Breathing polluted air may trigger irregular heart rhythms in otherwise healthy teens – even when pollution levels fall within standards set by the government, new research suggests.
The study found teens experienced skipped heartbeats within two hours of breathing fine particulate matter, the type of pollution that comes from car and truck exhaust or wildfires. The findings were published Wednesday in the Journal of the American Heart Association.
While prior research shows that breathing polluted air may cause harm to cardiovascular health in adults, researchers said this was the first study to investigate how air pollution may affect heart health in U.S. teenagers.
Though rare, irregular heart rhythms can lead to sudden cardiac death in otherwise healthy adolescents and young adults, lead author Fan He said in a news release. He is an instructor in public health sciences at the Penn State College of Medicine in Hershey, Pennsylvania.
"Our findings linking air pollution to irregular heart rhythms suggest that particulate matter may contribute to the risk of sudden cardiac death among youth," He said. "Since childhood and adolescent cardiovascular conditions can track into adulthood and affect risk of major cardiovascular disease later in life, identifying modifiable risk factors of cardiac arrhythmia that may cause sudden cardiac death among adolescents should be of great public interest."
Fine particulates are less than 2.5 microns in size, making them easy to inhale deep into the lungs. They also can enter the bloodstream. Once inhaled, they can irritate the lungs and blood vessels around the heart. Over time, they may contribute to cardiovascular disease.
The U.S. Environmental Protection Agency sets air quality standards at 35 micrograms of particulate matter per cubic feet of air per day. Average particulate matter concentrations in this study were approximately 17 micrograms per cubic foot, well below that standard.
Researchers measured exposure to fine particulate matter in the air breathed by 322 teens in central Pennsylvania for 24-hour periods between 2010 and 2013. At the same time, they measured electrocardiogram tracings for each teen's heart rhythms using wearable devices called Holter monitors. The teens in the study were an average 17 years old, free of major cardiovascular conditions and considered at low risk for irregular heart rhythms.
The researchers looked at two types of irregular heart rhythms characterized by a premature contraction of the heart muscle, also known as a skipped heartbeat.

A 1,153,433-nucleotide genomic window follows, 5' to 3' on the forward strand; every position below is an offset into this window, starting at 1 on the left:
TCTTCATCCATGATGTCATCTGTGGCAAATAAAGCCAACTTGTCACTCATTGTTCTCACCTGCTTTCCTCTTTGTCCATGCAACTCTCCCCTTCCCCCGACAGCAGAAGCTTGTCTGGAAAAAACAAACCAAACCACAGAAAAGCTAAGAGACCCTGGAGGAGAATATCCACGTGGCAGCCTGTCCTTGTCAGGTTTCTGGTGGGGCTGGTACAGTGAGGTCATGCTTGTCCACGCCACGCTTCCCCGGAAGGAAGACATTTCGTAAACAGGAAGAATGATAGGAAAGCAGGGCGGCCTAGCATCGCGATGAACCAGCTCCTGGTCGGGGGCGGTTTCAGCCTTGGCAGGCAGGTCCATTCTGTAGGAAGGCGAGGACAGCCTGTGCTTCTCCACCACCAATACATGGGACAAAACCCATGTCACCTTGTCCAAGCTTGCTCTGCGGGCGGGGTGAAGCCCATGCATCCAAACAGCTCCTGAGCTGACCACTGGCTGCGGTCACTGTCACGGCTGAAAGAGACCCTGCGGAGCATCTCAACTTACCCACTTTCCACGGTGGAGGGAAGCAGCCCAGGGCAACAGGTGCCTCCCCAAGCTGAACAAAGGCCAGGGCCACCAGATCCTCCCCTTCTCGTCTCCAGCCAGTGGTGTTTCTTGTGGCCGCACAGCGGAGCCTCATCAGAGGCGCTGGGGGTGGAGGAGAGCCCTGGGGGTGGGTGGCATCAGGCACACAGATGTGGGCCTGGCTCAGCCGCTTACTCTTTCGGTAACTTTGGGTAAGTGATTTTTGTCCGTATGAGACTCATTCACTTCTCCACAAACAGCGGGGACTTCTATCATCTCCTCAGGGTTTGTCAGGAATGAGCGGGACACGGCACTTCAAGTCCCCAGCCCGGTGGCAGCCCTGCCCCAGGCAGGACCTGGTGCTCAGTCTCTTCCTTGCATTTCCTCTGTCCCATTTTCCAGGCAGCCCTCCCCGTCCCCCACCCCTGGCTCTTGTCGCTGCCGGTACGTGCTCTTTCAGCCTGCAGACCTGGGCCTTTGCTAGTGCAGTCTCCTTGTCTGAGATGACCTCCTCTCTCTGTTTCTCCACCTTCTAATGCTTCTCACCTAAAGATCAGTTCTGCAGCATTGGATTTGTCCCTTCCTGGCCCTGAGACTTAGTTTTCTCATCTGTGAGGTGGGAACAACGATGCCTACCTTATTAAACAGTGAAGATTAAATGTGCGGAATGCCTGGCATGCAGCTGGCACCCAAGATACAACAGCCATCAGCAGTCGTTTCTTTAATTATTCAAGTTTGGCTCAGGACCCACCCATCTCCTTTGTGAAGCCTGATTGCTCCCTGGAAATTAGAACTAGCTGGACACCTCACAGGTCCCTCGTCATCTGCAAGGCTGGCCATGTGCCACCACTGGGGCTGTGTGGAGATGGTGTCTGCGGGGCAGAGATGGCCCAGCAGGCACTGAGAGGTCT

Premature atrial contractions, or PACs, occur when the irregular heartbeat comes from the top chamber of the heart. Usually, this doesn't cause any harm. However, PACs have been associated with an increased risk for atrial fibrillation – a type of irregular heartbeat in which the top chambers of the heart quiver. This can lead to a higher risk for blood clots and strokes.
The other type is called a premature ventricular contraction, or PVC. These occur when the irregular heartbeat comes from the lower chambers of the heart. They can raise the risk for heart attacks, strokes, heart failure or sudden cardiac death.
When either of these irregular rhythms occur without symptoms, they are not treated. If they occur frequently, they can be treated with medication or an implantable device that makes the heart beat regularly.
In the analysis, 79% of participants had at least one irregular heart rhythm during the 24-hour study period. Within that group, 40% had PACs, 12% had PVCs and 48% had both. For each increase of 10 micrograms per cubic foot of air, there was a 5% increase in the number of PVCs within two hours of exposure. There was no association between the increase in particulate matter exposure and PACs.
"It is alarming that we were able to observe such a significant impact of air pollution on cardiac arrhythmias when the air quality remained well within the health-based standards established by the EPA," He said. "It may suggest that adolescents who live in highly polluted areas" are at even higher risk.
Among adults, previous research shows even higher increases in PVCs due to particulate matter exposure.
The authors said reducing the number of irregular heartbeats in adolescents could reduce their risk for developing heart disease as adults.
"Protective measures, such as wearing masks and avoiding vigorous physical activities (outdoors), may be warranted on days that particulate matter concentration is high, especially during early morning rush hours," He said.
If you have questions or comments about this American Heart Association News story, please email [email protected].